With the coronavirus vaccine rollout earmarked for 2021, most people around the world can’t wait to get their lives back. But will the capitalist business model that underpins the global economy remain permanently altered by events in the past year?
Climate change and its related challenges suggest that major changes could be afoot in how the global consumer-driven, resource-intensive economy operates, analysts at UBS suggest.
However, while 2021 is a crucial year for climate change, the analysts said the old model of consumerism is likely to be revived if vaccinations quickly become widely available.
“We think the combined effect of the Covid aftermath and the development in parallel of greenhouse gas emissions mitigation/ adaptation efforts could potentially prompt a shift in sectors and markets towards investment-led green ‘growth’ and a better stakeholder balance,” the UBS team led by analyst Julie Hudson commented in a note on Wednesday.
The real-world effects of the pandemic on jobs, livelihoods and ways of life “could potentially be sufficient to change (or at least, begin to change) the market and economic paradigm that has been in force for several decades,” they added.
Although colleagues in utilities and oil sectors are pessimistic, the analysts said the recent and ongoing acceleration in the ascendance of the idea of “net zero” looked likely to shape 2021, with the UK due to host the UN climate change summit and bringing in a range of new policies as it exits the EU.
But while purposeful investment is becoming increasingly popular, the fields of economics, accounting and finance worldwide may need to change the way ‘growth’ is defined and measured for this shift to happen, as suggested by the government’s climate change advisor, Lord Deben.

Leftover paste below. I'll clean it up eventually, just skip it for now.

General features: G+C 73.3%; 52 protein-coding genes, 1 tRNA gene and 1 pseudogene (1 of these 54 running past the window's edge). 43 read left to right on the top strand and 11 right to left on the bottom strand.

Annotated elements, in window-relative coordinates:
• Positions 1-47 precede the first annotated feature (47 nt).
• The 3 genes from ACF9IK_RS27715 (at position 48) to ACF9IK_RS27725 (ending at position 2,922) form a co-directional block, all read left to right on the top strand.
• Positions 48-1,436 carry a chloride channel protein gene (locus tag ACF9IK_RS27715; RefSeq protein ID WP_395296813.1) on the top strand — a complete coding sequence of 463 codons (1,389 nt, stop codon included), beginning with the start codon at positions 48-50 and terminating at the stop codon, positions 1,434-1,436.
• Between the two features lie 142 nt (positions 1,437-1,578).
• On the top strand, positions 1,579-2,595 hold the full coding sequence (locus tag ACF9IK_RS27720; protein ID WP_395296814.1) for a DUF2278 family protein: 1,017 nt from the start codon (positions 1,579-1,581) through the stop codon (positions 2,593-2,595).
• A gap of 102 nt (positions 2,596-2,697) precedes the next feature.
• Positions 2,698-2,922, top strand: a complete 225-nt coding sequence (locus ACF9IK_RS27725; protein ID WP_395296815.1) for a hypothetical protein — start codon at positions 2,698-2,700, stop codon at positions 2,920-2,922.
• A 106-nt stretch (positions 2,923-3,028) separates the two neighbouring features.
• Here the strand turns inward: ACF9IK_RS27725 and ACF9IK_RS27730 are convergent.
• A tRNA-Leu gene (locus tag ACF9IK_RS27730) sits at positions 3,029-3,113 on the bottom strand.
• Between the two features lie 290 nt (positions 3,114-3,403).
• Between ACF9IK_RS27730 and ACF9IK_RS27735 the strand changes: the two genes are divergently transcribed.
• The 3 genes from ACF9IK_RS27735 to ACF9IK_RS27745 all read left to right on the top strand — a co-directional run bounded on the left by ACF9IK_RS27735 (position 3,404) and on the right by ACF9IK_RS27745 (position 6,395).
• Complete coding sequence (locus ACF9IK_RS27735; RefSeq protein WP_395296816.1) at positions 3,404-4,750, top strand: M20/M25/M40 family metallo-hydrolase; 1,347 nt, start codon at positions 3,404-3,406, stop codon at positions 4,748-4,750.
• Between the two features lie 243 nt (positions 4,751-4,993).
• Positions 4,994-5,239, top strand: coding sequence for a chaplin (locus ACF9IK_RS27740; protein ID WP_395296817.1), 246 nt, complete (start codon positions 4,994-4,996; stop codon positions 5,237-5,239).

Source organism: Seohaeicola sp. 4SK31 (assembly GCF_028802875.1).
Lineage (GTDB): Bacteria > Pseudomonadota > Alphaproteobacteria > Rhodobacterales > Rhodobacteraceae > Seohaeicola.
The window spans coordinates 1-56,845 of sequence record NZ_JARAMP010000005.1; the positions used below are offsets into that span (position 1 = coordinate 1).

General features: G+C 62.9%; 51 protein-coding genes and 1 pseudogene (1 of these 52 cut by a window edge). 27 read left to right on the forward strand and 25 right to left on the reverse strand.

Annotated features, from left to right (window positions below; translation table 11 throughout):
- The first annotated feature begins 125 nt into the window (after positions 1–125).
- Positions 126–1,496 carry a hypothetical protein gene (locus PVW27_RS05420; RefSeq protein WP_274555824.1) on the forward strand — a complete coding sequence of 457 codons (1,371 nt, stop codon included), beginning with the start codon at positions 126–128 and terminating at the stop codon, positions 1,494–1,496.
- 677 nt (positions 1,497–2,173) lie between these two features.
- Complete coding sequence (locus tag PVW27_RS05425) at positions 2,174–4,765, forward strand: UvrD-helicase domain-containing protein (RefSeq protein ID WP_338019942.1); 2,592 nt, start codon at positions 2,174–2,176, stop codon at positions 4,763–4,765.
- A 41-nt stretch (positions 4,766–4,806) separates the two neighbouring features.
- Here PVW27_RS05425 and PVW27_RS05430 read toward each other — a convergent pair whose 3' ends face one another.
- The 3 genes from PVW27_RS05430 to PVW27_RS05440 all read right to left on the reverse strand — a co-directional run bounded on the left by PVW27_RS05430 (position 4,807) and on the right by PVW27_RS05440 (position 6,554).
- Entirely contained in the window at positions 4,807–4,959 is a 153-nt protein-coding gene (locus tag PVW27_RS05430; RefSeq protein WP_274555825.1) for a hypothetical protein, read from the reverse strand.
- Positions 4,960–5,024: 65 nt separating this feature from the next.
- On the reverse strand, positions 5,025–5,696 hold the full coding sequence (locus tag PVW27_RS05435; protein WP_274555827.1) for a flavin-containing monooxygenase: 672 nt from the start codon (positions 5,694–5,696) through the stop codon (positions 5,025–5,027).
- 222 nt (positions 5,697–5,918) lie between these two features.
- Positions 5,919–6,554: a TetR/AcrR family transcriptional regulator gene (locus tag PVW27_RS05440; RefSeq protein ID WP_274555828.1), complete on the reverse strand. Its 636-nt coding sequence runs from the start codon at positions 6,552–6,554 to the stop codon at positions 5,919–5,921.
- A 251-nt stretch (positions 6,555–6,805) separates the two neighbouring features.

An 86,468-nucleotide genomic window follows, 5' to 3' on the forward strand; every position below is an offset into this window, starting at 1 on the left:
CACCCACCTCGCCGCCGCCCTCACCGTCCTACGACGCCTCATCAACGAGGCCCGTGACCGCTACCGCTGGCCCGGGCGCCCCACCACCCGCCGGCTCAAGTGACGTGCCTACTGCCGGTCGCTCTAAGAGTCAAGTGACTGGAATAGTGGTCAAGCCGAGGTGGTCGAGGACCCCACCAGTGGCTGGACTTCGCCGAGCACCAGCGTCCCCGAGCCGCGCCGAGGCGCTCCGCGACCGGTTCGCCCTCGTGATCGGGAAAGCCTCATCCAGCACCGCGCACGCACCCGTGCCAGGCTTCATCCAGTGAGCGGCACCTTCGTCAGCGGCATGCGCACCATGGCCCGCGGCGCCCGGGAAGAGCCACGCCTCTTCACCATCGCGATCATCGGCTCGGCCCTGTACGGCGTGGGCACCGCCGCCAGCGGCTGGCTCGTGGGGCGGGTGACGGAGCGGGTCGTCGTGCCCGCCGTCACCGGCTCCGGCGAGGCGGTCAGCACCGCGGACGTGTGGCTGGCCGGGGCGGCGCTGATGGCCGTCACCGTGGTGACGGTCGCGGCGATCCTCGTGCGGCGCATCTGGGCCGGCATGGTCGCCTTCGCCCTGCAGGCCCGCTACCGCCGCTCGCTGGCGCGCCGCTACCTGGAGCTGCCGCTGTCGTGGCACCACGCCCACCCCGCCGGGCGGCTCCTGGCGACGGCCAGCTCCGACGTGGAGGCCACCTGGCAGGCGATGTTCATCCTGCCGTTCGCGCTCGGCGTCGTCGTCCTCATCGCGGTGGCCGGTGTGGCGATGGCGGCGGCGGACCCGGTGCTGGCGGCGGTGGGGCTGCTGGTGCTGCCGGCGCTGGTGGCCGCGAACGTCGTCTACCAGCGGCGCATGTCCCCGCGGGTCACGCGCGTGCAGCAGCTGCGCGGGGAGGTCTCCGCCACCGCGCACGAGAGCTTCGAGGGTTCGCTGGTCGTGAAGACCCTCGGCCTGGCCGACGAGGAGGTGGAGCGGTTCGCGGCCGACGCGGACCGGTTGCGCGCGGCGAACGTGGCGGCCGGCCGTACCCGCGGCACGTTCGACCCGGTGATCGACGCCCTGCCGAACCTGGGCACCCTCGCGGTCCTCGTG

As well as taking into account human health, biodiversity and the environment into the definition of economic growth, it would mean that the carbon footprints of energy, transport, building, agricultural and food system resource must be addressed, which would require extra investments in infrastructure and research and development.
While such change would be obviously be positive for companies in clean energy, sectors such as materials, infrastructure, industrials, selected consumer sectors and technology would also face positive changes, the analysts said, while it would be negative for those in extractives, fossil fuel-driven energy and materials and some consumer discretionary sectors.
“The main storyline here is that ‘real’ effects (job losses and food insecurity arising from the Covid shock, or warming-driven crop failures and storm surges) arising from a physical shock require a ‘real’ response,” Hudson wrote.